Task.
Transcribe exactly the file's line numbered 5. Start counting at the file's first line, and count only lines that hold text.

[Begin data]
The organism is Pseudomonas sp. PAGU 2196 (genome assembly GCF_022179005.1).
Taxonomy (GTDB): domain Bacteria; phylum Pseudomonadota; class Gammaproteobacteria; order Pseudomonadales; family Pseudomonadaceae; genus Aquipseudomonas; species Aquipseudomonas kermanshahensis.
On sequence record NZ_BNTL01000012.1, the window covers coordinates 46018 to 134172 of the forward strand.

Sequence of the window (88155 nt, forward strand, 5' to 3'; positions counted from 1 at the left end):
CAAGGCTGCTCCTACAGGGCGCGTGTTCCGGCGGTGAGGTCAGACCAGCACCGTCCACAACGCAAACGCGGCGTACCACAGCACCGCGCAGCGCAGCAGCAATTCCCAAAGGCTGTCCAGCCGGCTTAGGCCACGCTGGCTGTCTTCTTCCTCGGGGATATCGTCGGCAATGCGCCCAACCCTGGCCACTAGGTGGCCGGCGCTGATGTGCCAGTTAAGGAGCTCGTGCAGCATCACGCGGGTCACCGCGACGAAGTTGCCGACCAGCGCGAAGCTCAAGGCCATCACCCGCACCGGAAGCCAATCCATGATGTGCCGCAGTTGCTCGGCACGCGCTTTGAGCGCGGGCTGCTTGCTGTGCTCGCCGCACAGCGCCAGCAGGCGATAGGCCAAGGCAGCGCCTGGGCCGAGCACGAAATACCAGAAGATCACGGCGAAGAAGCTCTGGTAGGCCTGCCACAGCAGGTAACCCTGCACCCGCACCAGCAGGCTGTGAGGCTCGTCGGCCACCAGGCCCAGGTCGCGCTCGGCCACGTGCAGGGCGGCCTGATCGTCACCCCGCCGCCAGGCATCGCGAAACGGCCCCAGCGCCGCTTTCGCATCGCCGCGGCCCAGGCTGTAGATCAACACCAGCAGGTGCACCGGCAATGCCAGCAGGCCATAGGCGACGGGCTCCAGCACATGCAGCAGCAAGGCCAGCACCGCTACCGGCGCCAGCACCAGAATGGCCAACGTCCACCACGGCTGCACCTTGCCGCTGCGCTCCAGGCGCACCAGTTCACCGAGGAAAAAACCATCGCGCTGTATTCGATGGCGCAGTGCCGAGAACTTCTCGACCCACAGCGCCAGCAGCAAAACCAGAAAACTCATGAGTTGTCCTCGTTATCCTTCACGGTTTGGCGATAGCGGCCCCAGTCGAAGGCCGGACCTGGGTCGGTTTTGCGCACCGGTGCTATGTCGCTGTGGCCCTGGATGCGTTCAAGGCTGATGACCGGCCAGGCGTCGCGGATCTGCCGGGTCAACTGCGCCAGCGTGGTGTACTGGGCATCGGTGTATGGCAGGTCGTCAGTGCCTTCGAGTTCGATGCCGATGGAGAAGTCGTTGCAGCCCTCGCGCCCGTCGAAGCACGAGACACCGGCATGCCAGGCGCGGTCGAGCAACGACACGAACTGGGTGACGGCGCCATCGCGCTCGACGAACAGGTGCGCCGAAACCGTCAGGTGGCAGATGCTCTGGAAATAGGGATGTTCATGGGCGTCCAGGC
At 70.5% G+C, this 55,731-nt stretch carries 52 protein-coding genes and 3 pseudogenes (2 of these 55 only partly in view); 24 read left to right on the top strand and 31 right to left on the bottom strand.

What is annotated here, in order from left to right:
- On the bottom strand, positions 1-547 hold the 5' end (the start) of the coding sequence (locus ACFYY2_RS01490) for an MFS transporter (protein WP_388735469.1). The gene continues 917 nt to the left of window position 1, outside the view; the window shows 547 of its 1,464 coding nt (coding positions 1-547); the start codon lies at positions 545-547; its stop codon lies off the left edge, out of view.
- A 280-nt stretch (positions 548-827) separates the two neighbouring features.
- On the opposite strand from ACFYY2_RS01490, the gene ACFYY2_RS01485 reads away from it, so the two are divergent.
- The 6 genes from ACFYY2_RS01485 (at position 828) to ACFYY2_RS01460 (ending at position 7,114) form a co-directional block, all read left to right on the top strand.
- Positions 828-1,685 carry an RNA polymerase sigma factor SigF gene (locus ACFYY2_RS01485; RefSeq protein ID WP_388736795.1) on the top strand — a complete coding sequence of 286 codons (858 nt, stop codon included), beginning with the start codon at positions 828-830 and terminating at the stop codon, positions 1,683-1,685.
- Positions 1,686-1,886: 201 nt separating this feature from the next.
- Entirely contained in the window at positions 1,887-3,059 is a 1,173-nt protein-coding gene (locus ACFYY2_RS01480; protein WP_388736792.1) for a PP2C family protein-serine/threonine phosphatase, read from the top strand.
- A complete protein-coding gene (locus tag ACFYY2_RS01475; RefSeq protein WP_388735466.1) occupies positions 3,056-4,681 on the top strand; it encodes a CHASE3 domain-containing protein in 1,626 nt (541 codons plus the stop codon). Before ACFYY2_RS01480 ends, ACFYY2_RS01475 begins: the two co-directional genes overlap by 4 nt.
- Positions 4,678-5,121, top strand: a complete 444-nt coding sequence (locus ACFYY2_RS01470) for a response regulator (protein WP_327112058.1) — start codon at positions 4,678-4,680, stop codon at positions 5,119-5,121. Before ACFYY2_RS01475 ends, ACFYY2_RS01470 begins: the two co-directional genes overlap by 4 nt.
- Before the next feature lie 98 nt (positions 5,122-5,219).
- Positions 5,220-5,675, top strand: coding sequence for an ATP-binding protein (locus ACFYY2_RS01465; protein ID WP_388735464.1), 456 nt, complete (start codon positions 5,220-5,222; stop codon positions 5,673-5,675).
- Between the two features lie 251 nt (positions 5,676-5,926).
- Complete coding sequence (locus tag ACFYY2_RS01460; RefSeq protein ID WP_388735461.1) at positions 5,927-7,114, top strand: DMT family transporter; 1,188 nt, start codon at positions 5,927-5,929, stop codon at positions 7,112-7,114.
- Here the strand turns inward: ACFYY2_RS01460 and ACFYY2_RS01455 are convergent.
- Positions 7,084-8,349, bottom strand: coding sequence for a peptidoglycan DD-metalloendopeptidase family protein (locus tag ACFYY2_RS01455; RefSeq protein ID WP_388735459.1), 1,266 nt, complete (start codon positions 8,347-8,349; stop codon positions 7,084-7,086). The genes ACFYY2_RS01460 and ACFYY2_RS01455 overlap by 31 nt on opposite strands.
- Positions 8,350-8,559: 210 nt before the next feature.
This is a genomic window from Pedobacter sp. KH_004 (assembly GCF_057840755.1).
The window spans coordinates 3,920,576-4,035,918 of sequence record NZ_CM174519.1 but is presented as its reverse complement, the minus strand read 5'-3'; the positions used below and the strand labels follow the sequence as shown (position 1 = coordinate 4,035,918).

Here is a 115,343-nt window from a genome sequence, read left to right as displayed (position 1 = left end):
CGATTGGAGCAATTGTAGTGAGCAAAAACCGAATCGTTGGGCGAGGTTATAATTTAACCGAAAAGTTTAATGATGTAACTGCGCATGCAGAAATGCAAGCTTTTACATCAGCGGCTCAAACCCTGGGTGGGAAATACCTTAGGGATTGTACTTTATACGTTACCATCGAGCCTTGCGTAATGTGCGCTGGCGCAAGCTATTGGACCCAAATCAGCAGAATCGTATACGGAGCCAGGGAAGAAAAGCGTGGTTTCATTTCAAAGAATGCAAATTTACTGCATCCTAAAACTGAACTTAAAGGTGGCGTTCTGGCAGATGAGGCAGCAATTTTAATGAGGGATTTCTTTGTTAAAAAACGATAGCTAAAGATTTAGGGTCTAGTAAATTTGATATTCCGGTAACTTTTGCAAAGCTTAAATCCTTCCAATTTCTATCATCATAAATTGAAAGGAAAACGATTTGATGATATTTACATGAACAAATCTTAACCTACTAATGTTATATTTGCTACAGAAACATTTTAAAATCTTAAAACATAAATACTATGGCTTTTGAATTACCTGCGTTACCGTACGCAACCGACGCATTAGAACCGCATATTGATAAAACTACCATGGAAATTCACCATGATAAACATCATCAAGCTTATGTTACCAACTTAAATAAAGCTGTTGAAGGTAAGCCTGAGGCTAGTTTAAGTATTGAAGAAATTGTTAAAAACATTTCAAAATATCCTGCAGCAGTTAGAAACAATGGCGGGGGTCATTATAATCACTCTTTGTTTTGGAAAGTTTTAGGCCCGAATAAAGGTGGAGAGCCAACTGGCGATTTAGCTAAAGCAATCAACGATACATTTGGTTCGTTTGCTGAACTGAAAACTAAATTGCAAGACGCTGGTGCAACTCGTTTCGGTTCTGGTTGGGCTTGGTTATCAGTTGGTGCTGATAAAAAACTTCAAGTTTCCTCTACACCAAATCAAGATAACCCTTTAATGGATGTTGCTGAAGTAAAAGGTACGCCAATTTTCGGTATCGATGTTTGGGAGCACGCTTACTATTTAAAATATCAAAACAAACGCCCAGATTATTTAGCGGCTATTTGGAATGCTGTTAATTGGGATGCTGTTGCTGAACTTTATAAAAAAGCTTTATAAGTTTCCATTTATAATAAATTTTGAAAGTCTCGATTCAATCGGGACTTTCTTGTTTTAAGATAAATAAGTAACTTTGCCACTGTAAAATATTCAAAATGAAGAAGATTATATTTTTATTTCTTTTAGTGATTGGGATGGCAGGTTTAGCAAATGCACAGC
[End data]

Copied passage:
CAAGGCTGCTCCTACAGGGCGCGTGTTCCGGCGGTGAGGTCAGACCAGCACCGTCCACAACGCAAACGCGGCGTACCACAGCACCGCGCAGCGCAGCAGCAATTCCCAAAGGCTGTCCAGCCGGCTTAGGCCACGCTGGCTGTCTTCTTCCTCGGGGATATCGTCGGCAATGCGCCCAACCCTGGCCACTAGGTGGCCGGCGCTGATGTGCCAGTTAAGGAGCTCGTGCAGCATCACGCGGGTCACCGCGACGAAGTTGCCGACCAGCGCGAAGCTCAAGGCCATCACCCGCACCGGAAGCCAATCCATGATGTGCCGCAGTTGCTCGGCACGCGCTTTGAGCGCGGGCTGCTTGCTGTGCTCGCCGCACAGCGCCAGCAGGCGATAGGCCAAGGCAGCGCCTGGGCCGAGCACGAAATACCAGAAGATCACGGCGAAGAAGCTCTGGTAGGCCTGCCACAGCAGGTAACCCTGCACCCGCACCAGCAGGCTGTGAGGCTCGTCGGCCACCAGGCCCAGGTCGCGCTCGGCCACGTGCAGGGCGGCCTGATCGTCACCCCGCCGCCAGGCATCGCGAAACGGCCCCAGCGCCGCTTTCGCATCGCCGCGGCCCAGGCTGTAGATCAACACCAGCAGGTGCACCGGCAATGCCAGCAGGCCATAGGCGACGGGCTCCAGCACATGCAGCAGCAAGGCCAGCACCGCTACCGGCGCCAGCACCAGAATGGCCAACGTCCACCACGGCTGCACCTTGCCGCTGCGCTCCAGGCGCACCAGTTCACCGAGGAAAAAACCATCGCGCTGTATTCGATGGCGCAGTGCCGAGAACTTCTCGACCCACAGCGCCAGCAGCAAAACCAGAAAACTCATGAGTTGTCCTCGTTATCCTTCACGGTTTGGCGATAGCGGCCCCAGTCGAAGGCCGGACCTGGGTCGGTTTTGCGCACCGGTGCTATGTCGCTGTGGCCCTGGATGCGTTCAAGGCTGATGACCGGCCAGGCGTCGCGGATCTGCCGGGTCAACTGCGCCAGCGTGGTGTACTGGGCATCGGTGTATGGCAGGTCGTCAGTGCCTTCGAGTTCGATGCCGATGGAGAAGTCGTTGCAGCCCTCGCGCCCGTCGAAGCACGAGACACCGGCATGCCAGGCGCGGTCGAGCAACGACACGAACTGGGTGACGGCGCCATCGCGCTCGACGAACAGGTGCGCCGAAACCGTCAGGTGGCAGATGCTCTGGAAATAGGGATGTTCATGGGCGTCCAGGC